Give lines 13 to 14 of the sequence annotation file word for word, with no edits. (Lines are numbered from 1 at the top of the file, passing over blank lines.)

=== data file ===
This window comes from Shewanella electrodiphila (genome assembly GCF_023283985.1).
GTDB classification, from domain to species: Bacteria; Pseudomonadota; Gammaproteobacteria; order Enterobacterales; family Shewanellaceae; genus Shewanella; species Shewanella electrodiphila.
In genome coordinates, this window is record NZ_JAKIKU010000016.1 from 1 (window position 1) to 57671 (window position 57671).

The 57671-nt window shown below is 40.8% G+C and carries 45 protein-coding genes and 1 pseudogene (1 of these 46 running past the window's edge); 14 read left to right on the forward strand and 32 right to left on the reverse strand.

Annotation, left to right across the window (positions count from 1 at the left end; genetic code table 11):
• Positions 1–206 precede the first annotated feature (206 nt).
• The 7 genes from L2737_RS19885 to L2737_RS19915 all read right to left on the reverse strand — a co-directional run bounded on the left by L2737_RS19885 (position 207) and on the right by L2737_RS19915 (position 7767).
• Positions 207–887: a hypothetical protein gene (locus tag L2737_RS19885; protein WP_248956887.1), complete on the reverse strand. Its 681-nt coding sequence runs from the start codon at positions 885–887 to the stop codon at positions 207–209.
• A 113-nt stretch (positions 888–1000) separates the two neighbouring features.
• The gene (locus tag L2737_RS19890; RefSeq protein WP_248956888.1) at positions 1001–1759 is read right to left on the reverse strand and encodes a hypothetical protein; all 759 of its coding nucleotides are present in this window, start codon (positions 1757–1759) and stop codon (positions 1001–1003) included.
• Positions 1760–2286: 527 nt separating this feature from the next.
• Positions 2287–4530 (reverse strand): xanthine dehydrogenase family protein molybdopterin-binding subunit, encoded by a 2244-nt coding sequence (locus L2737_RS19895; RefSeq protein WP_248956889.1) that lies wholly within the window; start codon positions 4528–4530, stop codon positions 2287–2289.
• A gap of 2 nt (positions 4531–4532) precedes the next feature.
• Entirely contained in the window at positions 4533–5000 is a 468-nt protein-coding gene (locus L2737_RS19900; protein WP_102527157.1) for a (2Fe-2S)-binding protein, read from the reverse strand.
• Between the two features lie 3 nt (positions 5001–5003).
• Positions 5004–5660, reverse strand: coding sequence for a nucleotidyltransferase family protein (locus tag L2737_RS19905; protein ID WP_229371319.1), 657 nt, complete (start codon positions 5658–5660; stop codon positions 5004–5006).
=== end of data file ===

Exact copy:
• A gap of 2 nt (positions 4531–4532) precedes the next feature.
• Entirely contained in the window at positions 4533–5000 is a 468-nt protein-coding gene (locus L2737_RS19900; protein WP_102527157.1) for a (2Fe-2S)-binding protein, read from the reverse strand.